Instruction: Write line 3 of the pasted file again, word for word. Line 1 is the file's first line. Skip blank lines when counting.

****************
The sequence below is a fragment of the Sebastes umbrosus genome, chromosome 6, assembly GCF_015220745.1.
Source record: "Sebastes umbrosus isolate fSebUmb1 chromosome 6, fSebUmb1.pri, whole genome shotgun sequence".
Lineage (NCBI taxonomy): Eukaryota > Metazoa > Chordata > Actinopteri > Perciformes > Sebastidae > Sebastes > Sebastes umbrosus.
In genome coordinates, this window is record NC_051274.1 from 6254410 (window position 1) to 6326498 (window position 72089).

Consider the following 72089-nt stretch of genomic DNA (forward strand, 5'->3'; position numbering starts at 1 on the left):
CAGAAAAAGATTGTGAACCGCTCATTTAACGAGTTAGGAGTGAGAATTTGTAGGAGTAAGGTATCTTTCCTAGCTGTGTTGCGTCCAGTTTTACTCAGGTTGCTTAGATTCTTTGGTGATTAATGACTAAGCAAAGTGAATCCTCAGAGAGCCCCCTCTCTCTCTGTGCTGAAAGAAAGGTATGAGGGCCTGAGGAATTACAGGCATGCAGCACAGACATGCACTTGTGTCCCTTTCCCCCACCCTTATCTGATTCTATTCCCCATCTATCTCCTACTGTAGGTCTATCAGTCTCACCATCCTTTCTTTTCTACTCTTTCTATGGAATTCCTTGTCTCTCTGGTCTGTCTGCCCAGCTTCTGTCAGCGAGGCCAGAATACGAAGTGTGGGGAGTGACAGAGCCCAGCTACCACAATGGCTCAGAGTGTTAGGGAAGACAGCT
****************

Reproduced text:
Lineage (NCBI taxonomy): Eukaryota > Metazoa > Chordata > Actinopteri > Perciformes > Sebastidae > Sebastes > Sebastes umbrosus.